Early twentieth century
Gift of Island Affordable Housing
The Reverend Oscar Denniston (1875–1942) came from Jamaica to Martha's Vineyard in 1901 to join Madison Edwards, head of the Seamen's Bethel in Vineyard Haven, in his mission to provide religious guidance to sailors in port. Denniston soon began to work with Susan Bradley at the Oakland Mission in Oak Bluffs as well, and when she died in 1907 he took over the mission and renamed it the Bradley Memorial Church in her honor.
The church served the Portuguese, Cape Verdean, Wampanoag, and African American communities and is considered the first African American church on Martha's Vineyard. For fifty years, the house at 11 Masonic Avenue in Oak Bluffs provided worship and educational spaces and was the home of the Denniston family.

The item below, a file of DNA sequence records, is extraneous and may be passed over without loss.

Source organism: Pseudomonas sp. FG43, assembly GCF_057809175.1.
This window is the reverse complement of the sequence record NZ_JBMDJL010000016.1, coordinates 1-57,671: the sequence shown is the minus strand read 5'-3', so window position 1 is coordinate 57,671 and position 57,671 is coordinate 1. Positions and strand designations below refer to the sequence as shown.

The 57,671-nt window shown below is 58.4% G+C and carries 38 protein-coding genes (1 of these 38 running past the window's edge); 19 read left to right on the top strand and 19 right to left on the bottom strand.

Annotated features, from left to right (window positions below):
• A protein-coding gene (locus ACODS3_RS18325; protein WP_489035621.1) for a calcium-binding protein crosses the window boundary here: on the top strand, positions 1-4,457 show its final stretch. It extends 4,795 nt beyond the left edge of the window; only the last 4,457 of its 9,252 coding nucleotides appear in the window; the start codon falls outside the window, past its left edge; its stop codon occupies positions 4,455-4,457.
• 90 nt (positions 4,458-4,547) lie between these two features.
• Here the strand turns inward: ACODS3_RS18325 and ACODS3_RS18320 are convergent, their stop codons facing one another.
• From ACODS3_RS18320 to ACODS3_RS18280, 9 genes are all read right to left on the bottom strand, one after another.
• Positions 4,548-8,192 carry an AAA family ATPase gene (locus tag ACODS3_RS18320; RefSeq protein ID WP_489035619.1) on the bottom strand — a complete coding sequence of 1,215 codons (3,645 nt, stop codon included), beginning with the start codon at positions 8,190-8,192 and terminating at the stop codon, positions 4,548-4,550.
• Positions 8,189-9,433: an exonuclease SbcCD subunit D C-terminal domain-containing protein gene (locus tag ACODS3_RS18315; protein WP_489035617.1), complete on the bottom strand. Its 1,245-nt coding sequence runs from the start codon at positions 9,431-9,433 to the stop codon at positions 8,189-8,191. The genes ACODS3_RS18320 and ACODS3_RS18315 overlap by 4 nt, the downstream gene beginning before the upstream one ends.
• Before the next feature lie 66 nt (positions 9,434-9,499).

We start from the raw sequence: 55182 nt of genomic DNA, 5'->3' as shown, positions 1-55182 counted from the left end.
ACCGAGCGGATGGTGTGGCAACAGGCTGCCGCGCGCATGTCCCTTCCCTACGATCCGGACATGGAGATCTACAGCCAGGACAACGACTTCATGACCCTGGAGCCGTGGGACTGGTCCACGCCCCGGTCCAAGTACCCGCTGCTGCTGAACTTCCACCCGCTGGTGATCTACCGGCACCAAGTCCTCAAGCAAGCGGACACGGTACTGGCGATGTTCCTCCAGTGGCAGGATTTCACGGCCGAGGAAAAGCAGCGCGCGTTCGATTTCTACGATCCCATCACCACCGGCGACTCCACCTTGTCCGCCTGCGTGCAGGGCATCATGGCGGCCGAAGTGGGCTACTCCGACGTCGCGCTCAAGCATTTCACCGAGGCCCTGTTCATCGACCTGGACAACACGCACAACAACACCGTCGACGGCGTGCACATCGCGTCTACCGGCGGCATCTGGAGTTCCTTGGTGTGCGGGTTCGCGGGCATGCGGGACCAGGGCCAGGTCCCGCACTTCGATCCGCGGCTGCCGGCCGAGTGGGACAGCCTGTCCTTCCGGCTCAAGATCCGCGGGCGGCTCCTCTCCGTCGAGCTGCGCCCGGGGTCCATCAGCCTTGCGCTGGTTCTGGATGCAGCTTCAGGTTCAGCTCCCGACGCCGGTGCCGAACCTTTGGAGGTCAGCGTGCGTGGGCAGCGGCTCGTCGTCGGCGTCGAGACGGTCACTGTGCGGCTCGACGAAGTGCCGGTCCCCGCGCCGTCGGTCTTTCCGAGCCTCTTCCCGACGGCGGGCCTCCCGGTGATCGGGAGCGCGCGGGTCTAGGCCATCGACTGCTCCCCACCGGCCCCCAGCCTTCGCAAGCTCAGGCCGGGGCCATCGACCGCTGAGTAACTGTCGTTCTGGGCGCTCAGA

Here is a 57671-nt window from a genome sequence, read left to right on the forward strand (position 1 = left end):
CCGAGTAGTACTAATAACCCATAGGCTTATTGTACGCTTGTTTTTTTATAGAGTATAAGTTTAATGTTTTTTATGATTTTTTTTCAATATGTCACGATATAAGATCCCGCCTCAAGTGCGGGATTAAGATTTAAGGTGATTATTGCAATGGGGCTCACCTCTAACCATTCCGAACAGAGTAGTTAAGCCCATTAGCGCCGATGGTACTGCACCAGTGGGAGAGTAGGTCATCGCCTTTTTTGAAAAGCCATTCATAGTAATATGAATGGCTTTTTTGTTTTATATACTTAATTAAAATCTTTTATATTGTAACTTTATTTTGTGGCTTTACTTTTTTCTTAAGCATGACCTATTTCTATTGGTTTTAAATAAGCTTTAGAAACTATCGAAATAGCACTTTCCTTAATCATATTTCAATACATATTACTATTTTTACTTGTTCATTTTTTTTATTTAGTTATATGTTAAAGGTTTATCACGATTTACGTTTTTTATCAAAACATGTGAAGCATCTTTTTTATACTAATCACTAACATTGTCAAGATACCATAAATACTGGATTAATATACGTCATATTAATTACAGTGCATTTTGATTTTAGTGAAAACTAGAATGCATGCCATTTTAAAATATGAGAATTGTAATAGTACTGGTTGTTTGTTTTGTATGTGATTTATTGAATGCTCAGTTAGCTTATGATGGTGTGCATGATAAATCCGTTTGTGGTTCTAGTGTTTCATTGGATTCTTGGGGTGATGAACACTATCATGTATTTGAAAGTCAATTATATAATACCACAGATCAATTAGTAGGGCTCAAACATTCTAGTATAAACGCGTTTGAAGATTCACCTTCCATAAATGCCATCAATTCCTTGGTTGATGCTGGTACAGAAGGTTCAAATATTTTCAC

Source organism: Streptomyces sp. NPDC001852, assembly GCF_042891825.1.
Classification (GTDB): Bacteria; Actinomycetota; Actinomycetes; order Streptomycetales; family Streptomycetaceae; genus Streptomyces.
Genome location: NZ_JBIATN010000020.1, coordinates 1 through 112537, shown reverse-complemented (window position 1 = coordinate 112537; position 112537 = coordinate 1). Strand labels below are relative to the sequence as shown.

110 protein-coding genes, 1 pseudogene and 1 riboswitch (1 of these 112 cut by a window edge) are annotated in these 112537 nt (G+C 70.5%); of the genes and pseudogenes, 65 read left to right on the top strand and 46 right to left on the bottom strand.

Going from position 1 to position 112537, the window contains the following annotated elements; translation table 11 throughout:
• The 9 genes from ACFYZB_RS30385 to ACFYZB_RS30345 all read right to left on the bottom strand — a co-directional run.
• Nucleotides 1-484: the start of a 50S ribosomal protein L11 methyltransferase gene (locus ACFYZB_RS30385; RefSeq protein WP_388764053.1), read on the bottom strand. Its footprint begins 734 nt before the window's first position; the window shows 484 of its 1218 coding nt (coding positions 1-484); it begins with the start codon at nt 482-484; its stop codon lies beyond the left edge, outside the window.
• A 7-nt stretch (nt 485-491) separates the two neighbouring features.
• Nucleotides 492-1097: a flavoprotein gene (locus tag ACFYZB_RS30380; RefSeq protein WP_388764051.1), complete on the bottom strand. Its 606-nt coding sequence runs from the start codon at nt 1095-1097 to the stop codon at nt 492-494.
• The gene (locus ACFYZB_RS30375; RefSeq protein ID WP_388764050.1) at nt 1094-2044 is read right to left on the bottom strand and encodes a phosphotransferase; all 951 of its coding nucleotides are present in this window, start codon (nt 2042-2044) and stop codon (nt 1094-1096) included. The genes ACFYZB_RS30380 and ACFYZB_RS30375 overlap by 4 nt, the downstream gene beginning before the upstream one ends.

The church closed in 1966, and in 2007 much of the contents of the house were transferred to the Martha's Vineyard Museum. Archives that show the value of education to the family; photographs that record both the church history and the family's history; furnishings from the church, including this pulpit—all came into the collection. It is easy to picture Reverend Denniston with his hands gripping the edges of the top, reading from his Bible, blessing his congregation, and preaching the word of God to the faithful of Martha's Vineyard.